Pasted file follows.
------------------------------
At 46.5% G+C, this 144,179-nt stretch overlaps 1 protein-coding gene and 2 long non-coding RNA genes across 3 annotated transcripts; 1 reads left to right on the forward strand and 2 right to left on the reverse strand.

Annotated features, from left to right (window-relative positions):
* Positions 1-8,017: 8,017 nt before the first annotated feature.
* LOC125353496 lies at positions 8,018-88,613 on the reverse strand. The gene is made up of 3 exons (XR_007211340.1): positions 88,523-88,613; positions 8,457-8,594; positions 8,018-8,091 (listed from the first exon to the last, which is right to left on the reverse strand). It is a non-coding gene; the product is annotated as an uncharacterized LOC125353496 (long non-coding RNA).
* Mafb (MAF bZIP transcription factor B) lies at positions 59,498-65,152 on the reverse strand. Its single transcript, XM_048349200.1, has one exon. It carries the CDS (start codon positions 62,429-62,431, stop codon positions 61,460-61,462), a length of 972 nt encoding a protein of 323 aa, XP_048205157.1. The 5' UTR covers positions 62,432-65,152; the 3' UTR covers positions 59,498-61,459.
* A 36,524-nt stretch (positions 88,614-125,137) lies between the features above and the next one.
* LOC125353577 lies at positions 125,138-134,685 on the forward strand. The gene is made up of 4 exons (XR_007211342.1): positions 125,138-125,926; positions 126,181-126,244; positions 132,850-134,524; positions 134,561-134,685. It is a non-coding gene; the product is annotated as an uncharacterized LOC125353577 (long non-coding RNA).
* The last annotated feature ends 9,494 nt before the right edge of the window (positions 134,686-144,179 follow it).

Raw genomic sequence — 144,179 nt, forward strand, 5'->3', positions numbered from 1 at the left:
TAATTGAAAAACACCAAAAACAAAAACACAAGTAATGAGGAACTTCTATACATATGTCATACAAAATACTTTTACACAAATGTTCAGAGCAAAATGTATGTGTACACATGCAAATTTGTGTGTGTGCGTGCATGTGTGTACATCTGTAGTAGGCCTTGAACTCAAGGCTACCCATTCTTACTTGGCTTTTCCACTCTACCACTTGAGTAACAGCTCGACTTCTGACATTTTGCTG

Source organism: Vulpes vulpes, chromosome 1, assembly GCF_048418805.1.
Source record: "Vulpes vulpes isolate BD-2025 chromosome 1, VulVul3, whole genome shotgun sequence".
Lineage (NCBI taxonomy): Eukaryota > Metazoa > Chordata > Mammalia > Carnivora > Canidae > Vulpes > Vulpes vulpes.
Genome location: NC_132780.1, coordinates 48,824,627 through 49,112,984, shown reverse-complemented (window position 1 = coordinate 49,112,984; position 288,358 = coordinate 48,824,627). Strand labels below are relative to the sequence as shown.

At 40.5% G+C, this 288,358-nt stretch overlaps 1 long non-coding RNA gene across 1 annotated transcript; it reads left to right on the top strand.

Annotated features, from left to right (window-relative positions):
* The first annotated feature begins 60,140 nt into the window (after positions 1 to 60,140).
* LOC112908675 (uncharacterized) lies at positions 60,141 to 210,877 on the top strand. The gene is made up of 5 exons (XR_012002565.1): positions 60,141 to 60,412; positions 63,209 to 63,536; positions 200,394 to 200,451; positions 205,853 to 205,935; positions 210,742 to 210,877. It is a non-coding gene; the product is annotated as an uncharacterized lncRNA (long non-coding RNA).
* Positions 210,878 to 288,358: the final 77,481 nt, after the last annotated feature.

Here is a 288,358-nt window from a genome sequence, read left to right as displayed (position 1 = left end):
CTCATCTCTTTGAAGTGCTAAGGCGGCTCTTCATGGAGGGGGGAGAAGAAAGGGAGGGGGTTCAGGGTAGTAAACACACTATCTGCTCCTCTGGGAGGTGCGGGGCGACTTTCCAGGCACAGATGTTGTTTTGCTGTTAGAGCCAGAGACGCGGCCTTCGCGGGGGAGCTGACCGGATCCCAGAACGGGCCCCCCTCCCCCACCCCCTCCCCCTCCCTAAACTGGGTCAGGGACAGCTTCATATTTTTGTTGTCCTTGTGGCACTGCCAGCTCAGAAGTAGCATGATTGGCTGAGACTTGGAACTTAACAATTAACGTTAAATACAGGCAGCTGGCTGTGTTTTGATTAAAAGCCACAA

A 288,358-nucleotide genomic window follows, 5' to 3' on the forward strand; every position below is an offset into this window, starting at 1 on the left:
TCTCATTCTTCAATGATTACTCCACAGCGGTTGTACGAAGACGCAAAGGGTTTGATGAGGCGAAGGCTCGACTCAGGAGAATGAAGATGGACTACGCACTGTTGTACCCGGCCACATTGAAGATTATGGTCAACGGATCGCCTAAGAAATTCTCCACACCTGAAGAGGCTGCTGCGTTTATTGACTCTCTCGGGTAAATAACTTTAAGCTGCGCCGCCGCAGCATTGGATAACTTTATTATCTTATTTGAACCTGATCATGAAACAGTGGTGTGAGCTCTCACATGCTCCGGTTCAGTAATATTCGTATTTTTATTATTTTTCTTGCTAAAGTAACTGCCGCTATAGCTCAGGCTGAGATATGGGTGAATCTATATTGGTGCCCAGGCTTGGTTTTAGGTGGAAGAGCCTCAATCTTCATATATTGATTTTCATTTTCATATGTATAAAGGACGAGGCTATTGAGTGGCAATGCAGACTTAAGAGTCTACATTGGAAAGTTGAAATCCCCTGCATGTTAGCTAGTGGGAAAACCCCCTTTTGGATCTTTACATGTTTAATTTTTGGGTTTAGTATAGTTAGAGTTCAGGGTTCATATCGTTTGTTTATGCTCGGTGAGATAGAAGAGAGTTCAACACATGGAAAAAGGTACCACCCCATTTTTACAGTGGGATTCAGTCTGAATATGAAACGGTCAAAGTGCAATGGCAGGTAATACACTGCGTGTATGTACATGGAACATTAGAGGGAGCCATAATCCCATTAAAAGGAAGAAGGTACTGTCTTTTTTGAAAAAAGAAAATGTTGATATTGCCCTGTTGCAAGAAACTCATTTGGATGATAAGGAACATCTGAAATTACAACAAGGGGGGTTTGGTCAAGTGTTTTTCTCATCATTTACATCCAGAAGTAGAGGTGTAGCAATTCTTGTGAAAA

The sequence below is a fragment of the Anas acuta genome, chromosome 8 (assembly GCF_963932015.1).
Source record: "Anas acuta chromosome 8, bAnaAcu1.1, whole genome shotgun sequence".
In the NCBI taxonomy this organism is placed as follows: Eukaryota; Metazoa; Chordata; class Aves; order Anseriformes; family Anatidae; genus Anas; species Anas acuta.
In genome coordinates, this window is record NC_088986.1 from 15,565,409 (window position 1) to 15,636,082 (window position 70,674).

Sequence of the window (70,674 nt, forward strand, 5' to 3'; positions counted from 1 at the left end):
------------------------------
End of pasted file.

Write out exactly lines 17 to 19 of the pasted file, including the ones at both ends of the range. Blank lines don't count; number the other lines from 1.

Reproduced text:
* The first annotated feature begins 60,140 nt into the window (after positions 1 to 60,140).
* LOC112908675 (uncharacterized) lies at positions 60,141 to 210,877 on the top strand. The gene is made up of 5 exons (XR_012002565.1): positions 60,141 to 60,412; positions 63,209 to 63,536; positions 200,394 to 200,451; positions 205,853 to 205,935; positions 210,742 to 210,877. It is a non-coding gene; the product is annotated as an uncharacterized lncRNA (long non-coding RNA).
* Positions 210,878 to 288,358: the final 77,481 nt, after the last annotated feature.